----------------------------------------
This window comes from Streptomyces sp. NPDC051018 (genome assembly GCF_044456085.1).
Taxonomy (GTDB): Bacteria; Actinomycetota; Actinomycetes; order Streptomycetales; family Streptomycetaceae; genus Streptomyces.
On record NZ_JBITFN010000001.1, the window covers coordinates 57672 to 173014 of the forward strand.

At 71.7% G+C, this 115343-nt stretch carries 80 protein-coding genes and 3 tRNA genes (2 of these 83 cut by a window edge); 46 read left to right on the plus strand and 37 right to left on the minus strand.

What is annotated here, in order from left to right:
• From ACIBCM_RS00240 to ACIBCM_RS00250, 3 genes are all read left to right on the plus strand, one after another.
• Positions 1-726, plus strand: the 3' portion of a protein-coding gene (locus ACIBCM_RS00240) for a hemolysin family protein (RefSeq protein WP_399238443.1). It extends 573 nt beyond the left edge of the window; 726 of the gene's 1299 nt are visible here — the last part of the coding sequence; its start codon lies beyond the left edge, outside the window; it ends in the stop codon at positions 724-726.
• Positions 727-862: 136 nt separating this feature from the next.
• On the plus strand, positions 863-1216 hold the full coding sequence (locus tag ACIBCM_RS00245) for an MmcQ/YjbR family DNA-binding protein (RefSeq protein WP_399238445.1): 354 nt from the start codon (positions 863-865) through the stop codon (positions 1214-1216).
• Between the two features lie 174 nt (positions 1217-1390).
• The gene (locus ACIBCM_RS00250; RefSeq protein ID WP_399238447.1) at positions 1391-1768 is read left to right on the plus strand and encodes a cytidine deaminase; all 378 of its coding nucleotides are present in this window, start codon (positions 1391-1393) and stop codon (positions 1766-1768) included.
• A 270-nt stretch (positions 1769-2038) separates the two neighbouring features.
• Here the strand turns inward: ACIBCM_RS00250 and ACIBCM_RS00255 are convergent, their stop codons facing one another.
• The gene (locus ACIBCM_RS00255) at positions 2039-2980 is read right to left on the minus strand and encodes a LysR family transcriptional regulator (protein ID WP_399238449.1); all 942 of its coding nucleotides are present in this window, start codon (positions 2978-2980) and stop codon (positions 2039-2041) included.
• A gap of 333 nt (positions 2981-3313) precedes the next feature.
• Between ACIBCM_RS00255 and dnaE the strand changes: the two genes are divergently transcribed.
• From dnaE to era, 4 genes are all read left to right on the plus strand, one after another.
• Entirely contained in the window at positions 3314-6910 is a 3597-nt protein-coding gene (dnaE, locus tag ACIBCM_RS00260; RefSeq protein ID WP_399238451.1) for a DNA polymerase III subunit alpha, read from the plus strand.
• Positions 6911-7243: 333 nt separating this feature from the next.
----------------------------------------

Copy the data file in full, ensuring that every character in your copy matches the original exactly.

This window comes from Streptomyces sp. NPDC051018 (genome assembly GCF_044456085.1).
Taxonomy (GTDB): Bacteria; Actinomycetota; Actinomycetes; order Streptomycetales; family Streptomycetaceae; genus Streptomyces.
On record NZ_JBITFN010000001.1, the window covers coordinates 57672 to 173014 of the forward strand.

At 71.7% G+C, this 115343-nt stretch carries 80 protein-coding genes and 3 tRNA genes (2 of these 83 cut by a window edge); 46 read left to right on the plus strand and 37 right to left on the minus strand.

What is annotated here, in order from left to right:
• From ACIBCM_RS00240 to ACIBCM_RS00250, 3 genes are all read left to right on the plus strand, one after another.
• Positions 1-726, plus strand: the 3' portion of a protein-coding gene (locus ACIBCM_RS00240) for a hemolysin family protein (RefSeq protein WP_399238443.1). It extends 573 nt beyond the left edge of the window; 726 of the gene's 1299 nt are visible here — the last part of the coding sequence; its start codon lies beyond the left edge, outside the window; it ends in the stop codon at positions 724-726.
• Positions 727-862: 136 nt separating this feature from the next.
• On the plus strand, positions 863-1216 hold the full coding sequence (locus tag ACIBCM_RS00245) for an MmcQ/YjbR family DNA-binding protein (RefSeq protein WP_399238445.1): 354 nt from the start codon (positions 863-865) through the stop codon (positions 1214-1216).
• Between the two features lie 174 nt (positions 1217-1390).
• The gene (locus ACIBCM_RS00250; RefSeq protein ID WP_399238447.1) at positions 1391-1768 is read left to right on the plus strand and encodes a cytidine deaminase; all 378 of its coding nucleotides are present in this window, start codon (positions 1391-1393) and stop codon (positions 1766-1768) included.
• A 270-nt stretch (positions 1769-2038) separates the two neighbouring features.
• Here the strand turns inward: ACIBCM_RS00250 and ACIBCM_RS00255 are convergent, their stop codons facing one another.
• The gene (locus ACIBCM_RS00255) at positions 2039-2980 is read right to left on the minus strand and encodes a LysR family transcriptional regulator (protein ID WP_399238449.1); all 942 of its coding nucleotides are present in this window, start codon (positions 2978-2980) and stop codon (positions 2039-2041) included.
• A gap of 333 nt (positions 2981-3313) precedes the next feature.
• Between ACIBCM_RS00255 and dnaE the strand changes: the two genes are divergently transcribed.
• From dnaE to era, 4 genes are all read left to right on the plus strand, one after another.
• Entirely contained in the window at positions 3314-6910 is a 3597-nt protein-coding gene (dnaE, locus tag ACIBCM_RS00260; RefSeq protein ID WP_399238451.1) for a DNA polymerase III subunit alpha, read from the plus strand.
• Positions 6911-7243: 333 nt separating this feature from the next.